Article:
Andy felt pretty good and looked like a normal, healthy 30-year-old.
In 2016, he started a year-long clinical trial at Duke University that included radiation and chemotherapy.
Every few months Kate and Andy would drive or fly to North Carolina to see his doctors.
At Duke, he had a second surgery in 2016.
“I feel fortunate I get to be a witness to this,” Kate said. “I feel honored that I’ve got to be next to him.”
In 2017, Andy had a violent seizure that dislocated his shoulder at work.
In 2018, he had a third brain surgery.
Kate kept fighting for Andy.
“He is so much tougher than I am physically,” she said. “The stuff I have seen them put in him and take out of him, I couldn’t do it.”
The larger tumor kept growing and Andy continued with chemo.
“It seems like such a waste of the universe to throw away such a wonderful human,” Kate said. “I will never understand that.”
Earlier this month Kate and Andy returned to Duke.
Doctors found three new tumors.
“He is the bravest human I’ve ever known,” Kate said of her husband.
Kate has always said Andy’s brain is her favorite thing about him.
He’s confident, witty and smart.
But now, the cancer has slowed his speech.
“I don’t know if I’d still be alive if it was not for Kate and Charlie,” Andy said. “If Kate was not in my life, I think I’d be gone.”
As Andy struggles to put his thoughts into words, more and more these days he pulls his words from his heart.
“My goal, I want my son to remember me,” Andy said. “He’s just turned 3.
“He can remember the two of us talking and I will always remember the two of us talking whenever it happens. I just hope I can hang on long enough and we can be together long enough without someone telling him about me.”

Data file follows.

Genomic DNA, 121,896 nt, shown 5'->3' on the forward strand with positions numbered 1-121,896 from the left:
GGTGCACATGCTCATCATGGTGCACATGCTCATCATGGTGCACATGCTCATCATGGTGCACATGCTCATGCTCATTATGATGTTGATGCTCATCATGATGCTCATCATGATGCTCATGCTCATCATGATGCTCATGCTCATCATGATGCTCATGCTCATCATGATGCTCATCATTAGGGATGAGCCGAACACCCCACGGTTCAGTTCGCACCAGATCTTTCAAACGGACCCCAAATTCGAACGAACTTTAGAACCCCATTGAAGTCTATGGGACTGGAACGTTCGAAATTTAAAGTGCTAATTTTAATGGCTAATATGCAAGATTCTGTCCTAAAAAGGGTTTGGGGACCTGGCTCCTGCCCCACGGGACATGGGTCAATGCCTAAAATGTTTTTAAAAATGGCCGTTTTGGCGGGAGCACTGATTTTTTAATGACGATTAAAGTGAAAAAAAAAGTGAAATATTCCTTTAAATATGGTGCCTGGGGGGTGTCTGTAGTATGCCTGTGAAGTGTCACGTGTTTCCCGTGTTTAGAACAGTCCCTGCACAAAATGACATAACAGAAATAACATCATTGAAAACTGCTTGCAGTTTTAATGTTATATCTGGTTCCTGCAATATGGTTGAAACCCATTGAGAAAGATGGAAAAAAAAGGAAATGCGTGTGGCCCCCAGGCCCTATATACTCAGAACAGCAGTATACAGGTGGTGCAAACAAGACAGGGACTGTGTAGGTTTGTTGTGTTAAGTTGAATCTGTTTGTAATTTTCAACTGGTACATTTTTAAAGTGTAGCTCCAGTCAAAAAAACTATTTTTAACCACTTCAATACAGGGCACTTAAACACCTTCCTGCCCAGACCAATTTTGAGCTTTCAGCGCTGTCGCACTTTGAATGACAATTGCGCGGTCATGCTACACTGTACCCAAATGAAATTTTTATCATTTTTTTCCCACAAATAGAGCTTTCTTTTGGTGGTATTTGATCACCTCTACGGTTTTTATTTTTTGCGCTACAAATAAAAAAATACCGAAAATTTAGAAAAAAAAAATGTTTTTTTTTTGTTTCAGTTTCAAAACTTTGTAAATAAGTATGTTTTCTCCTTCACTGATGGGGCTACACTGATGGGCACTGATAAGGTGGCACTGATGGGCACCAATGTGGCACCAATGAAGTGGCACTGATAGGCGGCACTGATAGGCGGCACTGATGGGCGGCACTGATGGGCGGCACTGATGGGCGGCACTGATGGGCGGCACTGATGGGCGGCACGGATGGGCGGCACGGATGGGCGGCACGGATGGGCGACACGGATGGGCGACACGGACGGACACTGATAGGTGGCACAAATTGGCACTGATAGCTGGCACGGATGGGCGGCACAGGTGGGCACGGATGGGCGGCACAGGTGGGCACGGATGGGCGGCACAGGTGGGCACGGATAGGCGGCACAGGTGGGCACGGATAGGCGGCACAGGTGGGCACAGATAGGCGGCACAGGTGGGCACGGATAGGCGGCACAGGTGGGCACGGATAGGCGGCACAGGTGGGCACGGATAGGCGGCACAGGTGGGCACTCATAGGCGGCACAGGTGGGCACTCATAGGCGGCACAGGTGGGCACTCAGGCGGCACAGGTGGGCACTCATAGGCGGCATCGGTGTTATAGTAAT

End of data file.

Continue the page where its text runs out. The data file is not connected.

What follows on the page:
Andy and Kate will keep fighting the cancer, the disease in his brain, not knowing how much time he has left.
“I want it to hurt if he leaves,” Kate said. “I want it to cause a rupture in the universe. I want Charlie, even if it hurts sometimes, to remember him as much as he can, organically.
“No matter what, I will live my life to the cause of preserving his memory any way I can with his son. If he could know how bad Andy wanted him, to be with him.”
But until that day comes, every second and every minute they live in the now as a family.
“I feel lucky,” Kate said. “For six years, every single time I got sad I could tell him I loved him.
She hopes that by sharing their story, it can serve as a reminder to enjoy every moment possible.
“I don’t want people to feel sorry for us,” she said. “We don’t want pity. But if someone saw this and it made them not look at their phone, you know, and play with their kids or just tell somebody they love them. That’s all I want to do forever, is play with Charlie and tell Andy I love him.”
With juggling everything at home, Kate works fulltime in city government as the communications director for a Dayton suburb.
Her schedule allows her to be home in the evenings with Andy and Charlie, where they can all be together for bath and story time before bed.
That might all sound simple for some, but at this stage in life, it means everything to Kate and Andy.